He expressed his gratitude for the job fair when I interviewed him, “You finally got past the receptionist,” he said. “If you can show your product, you have a chance. It’s like David against Goliath. By doing this they sort of leveled the playing field.
In a column of some 600 words, I used 50 to mention Tony.
Those 50 words changed his life. From that column on, he was hired all over town to take photos. Every year I see him at Cleveland’s Chamber of Commerce Public Officials Reception where hundreds of movers and shakers gather to network. Tony is the official photographer, taking shots of senators, mayors, and CEOs.
Every year he comes up to me, sticks out his hand, and thanks me for his career.
And I thank him for reminding me about what matters most about mine.
– taken from the book: “God is always hiring” by Regina Brett
13On that same day two of them were going to a village called Emmaus, about seven miles from Jerusalem, 14and talking with each other about all these things that had happened. 15While they were talking and discussing, Jesus himself came near and went with them, 16but their eyes were kept from recognizing him. 17And he said to them, ‘What are you discussing with each other while you walk along?’ They stood still, looking sad. 18Then one of them, whose name was Cleopas, answered him, ‘Are you the only stranger in Jerusalem who does not know the things that have taken place there in these days?’ 19He asked them, ‘What things?’ They replied, ‘The things about Jesus of Nazareth, who was a prophet mighty in deed and word before God and all the people, 20and how our chief priests and leaders handed him over to be condemned to death and crucified him. 21But we had hoped that he was the one to redeem Israel. Yes, and besides all this, it is now the third day since these things took place. 22Moreover, some women of our group astounded us. They were at the tomb early this morning, 23and when they did not find his body there, they came back and told us that they had indeed seen a vision of angels who said that he was alive. 24Some of those who were with us went to the tomb and found it just as the women had said; but they did not see him.’ 25Then he said to them, ‘Oh, how foolish you are, and how slow of heart to believe all that the prophets have declared! 26Was it not necessary that the Messiah should suffer these things and then enter into his glory?’ 27Then beginning with Moses and all the prophets, he interpreted to them the things about himself in all the scriptures. 28As they came near the village to which they were going, he walked ahead as if he were going on. 29But they urged him strongly, saying, ‘Stay with us, because it is almost evening and the day is now nearly over.’ So he went in to stay with them. 30When he was at the table with them, he took bread, blessed and broke it, and gave it to them. 31Then their eyes were opened, and they recognized him; and he vanished from their sight. 32They said to each other, ‘Were not our hearts burning within us while he was talking to us on the road, while he was opening the scriptures to us?’ 33That same hour they got up and returned to Jerusalem; and they found the eleven and their companions gathered together. 34They were saying, ‘The Lord has risen indeed, and he has appeared to Simon!’ 35Then they told what had happened on the road, and how he had been made known to them in the breaking of the bread. –Luke 21:13-35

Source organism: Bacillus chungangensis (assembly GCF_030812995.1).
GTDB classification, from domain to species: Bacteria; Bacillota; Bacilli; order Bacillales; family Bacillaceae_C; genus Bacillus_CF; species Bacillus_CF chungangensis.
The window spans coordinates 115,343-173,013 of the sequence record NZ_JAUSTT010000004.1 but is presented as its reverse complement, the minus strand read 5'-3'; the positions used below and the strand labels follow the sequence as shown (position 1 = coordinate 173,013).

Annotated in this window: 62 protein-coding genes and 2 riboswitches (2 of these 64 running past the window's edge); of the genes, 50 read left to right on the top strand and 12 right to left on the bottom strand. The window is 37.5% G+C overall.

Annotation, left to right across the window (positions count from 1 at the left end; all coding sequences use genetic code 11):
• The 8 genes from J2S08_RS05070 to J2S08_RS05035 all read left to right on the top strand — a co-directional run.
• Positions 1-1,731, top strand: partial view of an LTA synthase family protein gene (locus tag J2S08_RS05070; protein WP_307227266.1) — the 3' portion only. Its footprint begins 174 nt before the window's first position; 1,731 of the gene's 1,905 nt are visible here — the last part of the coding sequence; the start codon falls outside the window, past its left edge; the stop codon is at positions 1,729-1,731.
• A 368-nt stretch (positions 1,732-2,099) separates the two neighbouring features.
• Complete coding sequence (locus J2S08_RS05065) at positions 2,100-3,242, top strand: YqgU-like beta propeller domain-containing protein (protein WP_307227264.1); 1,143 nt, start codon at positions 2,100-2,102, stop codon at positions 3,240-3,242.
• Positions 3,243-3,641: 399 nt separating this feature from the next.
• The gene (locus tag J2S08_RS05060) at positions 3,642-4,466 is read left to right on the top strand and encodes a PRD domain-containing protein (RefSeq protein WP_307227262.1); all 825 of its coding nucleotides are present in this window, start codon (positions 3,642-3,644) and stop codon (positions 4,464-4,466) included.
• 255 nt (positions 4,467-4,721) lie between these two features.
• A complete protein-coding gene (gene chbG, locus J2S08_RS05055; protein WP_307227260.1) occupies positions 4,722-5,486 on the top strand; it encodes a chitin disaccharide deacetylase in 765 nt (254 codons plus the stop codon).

“Be Courageous and Humble”
– Chapel Theme S.Y. 2016-17
Take care and God bless.
Fr. Benjamin A. Jance III
Registrar and School Chaplain
Saint of the Month
Matthias the Apostle
After the betrayal of Jesus by Judas Iscariot, the apostles brought their number back to twelve by choosing Matthias to replace him. He was chosen by lot from amongst the disciples. The author of the Acts of the Apostles sees apostleship differently from Paul’s interpretation of the rôle and seems to reflect the understanding of the gospel of Luke. The number had to be restored so that they might “sit on thrones judging the twelve tribes of Israel”. It was conditional that they had to have been with Jesus during his earthly ministry and witnesses to the resurrection. The point of being chosen by lot, rather than by some democratic method, indicated the election or choosing by God, rather than by mortals.
who in the place of the traitor Judas
chose your faithful servant Matthias
to be of the number of the Twelve:
preserve your Church from false apostles
and, by the ministry of faithful pastors and teachers,
keep us steadfast in your truth;
through Jesus Christ your Son our Lord,
who is alive and reigns with you,
in the unity of the Holy Spirit,
one God, now and for ever. Amen.
Poems, Prayers and Drawings
Brent Cares / Service Learning
Brent School has, over the years kept a strong Service Learning arm as an important part of its holistic approach to the Brent Educational System. Students, teachers, staff and administrators participate actively in the after school activity by giving of their time and resources in reaching out to those in need. The whole school goes into full support mode when the need arises, especially during the typhoon season. The generous time and preparations that everyone gives to those in need are concrete expressions of the values that Brent stands for.
Brent’s Expected School-wide Learning Results touch on the need for self-development, and sincerely reaching out to our community certainly develops the minds and hearts of those in our school. Our current chapel theme of being responsible in all that we do at school and at work reinforces the service-learning element.
Helping another might be viewed as giving of your time and/or of sharing your talents and resources. It is, and more. They are in fact, a two-way street. The child and person who goes out of his/her way in return gets something that contributes to her/his own wellbeing. There is an inherent and almost a spontaneous ‘reward’ that comes from helping one another. Jesus speaks of such reality when He said: “for I was hungry and you gave me food, I was thirsty and you gave me something to drink, I was a stranger and you welcomed me, I was naked and you gave me clothing, I was sick and you took care of me, I was in prison and you visited me…. truly I tell you, just as you did it to one of the least of these who are members of my family, you did it to me.” (Matthew 25:35-36, 40)